Journal Articles

Central GIP signaling stimulates peripheral GIP release and promotes insulin and pancreatic polypeptide secretion in nonhuman primates.

August 25, 2016

Paul B. Higgins, Robert E. Shade, Iram P. Rodríguez-Sánchez, Magdalena Garcia-Forey, M. Elizabeth Tejero-Barrera, V. Saroja Voruganti, Shelley A. Cole, Anthony G Comuzzie, Franco Folli. 2016. Central GIP signaling stimulates peripheral GIP release and promotes insulin and pancreatic polypeptide secretion in nonhuman primates. American Journal of Physiology – Endocrinology and Metabolism.

Author Affiliations

1. Texas Biomedical Research Institute
2. Texas Institute for Biomedical Research
3. Autonomous University of Nuevo León (Universidad Autonoma de Nuevo León)
4. National Institute of Genomic Medicine (Instituto Nacional de Medicina Genómica-INMEGEN),
5. University of North Carolina at Chapel Hill
6. University of Texas Health Science Center at San Antonio

Abstract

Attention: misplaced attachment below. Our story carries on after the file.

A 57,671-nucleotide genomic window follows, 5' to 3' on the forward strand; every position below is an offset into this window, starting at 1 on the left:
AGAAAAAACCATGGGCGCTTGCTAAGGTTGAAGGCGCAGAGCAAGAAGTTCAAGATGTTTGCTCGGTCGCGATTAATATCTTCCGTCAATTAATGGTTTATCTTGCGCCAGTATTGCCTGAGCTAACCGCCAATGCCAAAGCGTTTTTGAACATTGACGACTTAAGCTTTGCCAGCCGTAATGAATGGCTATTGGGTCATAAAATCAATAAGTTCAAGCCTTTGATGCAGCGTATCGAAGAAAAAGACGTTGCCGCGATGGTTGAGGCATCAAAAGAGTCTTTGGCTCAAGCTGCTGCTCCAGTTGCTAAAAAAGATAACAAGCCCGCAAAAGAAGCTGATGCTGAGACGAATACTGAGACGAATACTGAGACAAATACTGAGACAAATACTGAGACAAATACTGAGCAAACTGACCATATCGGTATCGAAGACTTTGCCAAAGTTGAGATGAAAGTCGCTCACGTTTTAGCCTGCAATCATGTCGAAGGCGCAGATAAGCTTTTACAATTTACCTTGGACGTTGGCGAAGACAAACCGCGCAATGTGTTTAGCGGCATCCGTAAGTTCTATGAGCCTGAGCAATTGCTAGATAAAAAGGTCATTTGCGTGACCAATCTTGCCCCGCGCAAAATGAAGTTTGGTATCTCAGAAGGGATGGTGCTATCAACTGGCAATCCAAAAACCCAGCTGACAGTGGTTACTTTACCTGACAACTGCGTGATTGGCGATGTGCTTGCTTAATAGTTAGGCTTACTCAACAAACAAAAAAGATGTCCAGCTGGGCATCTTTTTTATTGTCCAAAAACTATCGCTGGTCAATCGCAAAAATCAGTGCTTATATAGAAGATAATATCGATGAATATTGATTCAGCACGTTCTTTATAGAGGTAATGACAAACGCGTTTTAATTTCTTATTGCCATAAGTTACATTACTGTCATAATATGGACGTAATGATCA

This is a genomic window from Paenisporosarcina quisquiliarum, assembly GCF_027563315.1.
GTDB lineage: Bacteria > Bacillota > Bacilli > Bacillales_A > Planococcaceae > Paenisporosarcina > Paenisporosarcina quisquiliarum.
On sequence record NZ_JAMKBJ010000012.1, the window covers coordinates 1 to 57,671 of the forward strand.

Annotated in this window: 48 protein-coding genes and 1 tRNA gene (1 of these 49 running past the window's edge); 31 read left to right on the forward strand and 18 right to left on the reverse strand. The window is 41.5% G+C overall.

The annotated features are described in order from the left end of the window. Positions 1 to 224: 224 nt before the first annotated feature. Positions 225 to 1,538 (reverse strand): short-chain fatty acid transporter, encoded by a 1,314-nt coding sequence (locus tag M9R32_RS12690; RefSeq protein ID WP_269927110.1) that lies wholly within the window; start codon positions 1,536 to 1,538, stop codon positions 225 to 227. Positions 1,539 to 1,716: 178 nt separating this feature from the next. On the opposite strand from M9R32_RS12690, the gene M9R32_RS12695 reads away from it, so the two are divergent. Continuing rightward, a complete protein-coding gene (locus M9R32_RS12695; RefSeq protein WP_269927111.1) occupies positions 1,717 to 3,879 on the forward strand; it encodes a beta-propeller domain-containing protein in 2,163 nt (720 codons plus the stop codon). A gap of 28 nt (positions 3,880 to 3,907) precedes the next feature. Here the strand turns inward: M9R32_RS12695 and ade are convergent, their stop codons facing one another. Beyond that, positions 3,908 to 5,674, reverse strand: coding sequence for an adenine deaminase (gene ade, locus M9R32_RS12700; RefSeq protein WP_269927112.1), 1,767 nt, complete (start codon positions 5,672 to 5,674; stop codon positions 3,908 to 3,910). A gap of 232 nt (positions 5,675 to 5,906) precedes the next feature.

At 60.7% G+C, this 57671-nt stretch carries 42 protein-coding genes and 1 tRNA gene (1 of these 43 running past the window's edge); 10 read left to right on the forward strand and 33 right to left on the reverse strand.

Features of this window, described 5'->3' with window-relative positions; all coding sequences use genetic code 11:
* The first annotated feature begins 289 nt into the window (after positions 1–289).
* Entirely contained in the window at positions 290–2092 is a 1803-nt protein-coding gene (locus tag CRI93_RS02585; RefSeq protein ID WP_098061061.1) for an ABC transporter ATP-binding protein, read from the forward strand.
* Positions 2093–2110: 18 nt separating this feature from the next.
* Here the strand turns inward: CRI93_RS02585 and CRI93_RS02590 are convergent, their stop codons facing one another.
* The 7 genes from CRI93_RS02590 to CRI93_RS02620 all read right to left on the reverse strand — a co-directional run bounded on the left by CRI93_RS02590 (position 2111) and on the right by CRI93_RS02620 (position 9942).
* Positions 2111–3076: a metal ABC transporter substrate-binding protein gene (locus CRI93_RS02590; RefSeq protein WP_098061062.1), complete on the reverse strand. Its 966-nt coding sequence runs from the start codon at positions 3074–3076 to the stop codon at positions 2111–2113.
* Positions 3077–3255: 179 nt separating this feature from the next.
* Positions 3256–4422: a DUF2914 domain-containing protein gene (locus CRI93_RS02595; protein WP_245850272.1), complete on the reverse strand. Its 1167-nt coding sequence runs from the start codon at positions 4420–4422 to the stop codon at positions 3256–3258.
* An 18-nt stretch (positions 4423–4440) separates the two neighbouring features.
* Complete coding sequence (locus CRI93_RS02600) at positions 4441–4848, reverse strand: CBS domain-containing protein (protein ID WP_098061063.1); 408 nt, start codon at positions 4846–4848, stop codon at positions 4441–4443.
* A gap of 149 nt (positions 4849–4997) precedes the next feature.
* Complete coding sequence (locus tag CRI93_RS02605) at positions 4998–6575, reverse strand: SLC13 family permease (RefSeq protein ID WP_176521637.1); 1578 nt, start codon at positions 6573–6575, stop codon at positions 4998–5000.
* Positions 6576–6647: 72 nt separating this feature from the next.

Glucose-dependent insulinotropic polypeptide (GIP) has important actions on whole body metabolic function. GIP and its receptor are also present in the central nervous system and have been linked to neurotrophic actions. Metabolic effects of central nervous system GIP signaling have not been reported. We investigated whether centrally administered GIP could increase peripheral plasma GIP concentrations and influence the metabolic response to a mixed macronutrient meal in nonhuman primates. An infusion and sampling system was developed to enable continuous intracerebroventricular (ICV) infusions with serial venous sampling in conscious nonhuman primates. Male baboons (Papio Sp.) that were healthy and had normal body weights (28.9 ±2.1Kg) were studied (n=3). Animals were randomized to receive continuous intracerebroventricular (ICV) infusions of GIP (20pmol.kg-1.hr-1) or vehicle prior to and over the course of a 300min. mixed meal test (15kcal/kg, 1.5g glucose/kg) on two occasions. A significant increase in plasma GIP concentration was observed under ICV GIP infusion (66.5 ±8.0 vs. 680.6 ±412.8pg/mL, p=0.04), before administration of the mixed meal. Increases in postprandial, but not fasted, insulin (p=0.01) and pancreatic polypeptide (p=0.04) were also observed under ICV GIP. Effects of ICV GIP on fasted or postprandial glucagon, glucose, triglyceride, and free fatty acids were not observed. Our data demonstrate that central GIP signaling can promote increased plasma GIP concentrations independent of nutrient stimulation and increase insulin and pancreatic polypeptide responses to a mixed meal.

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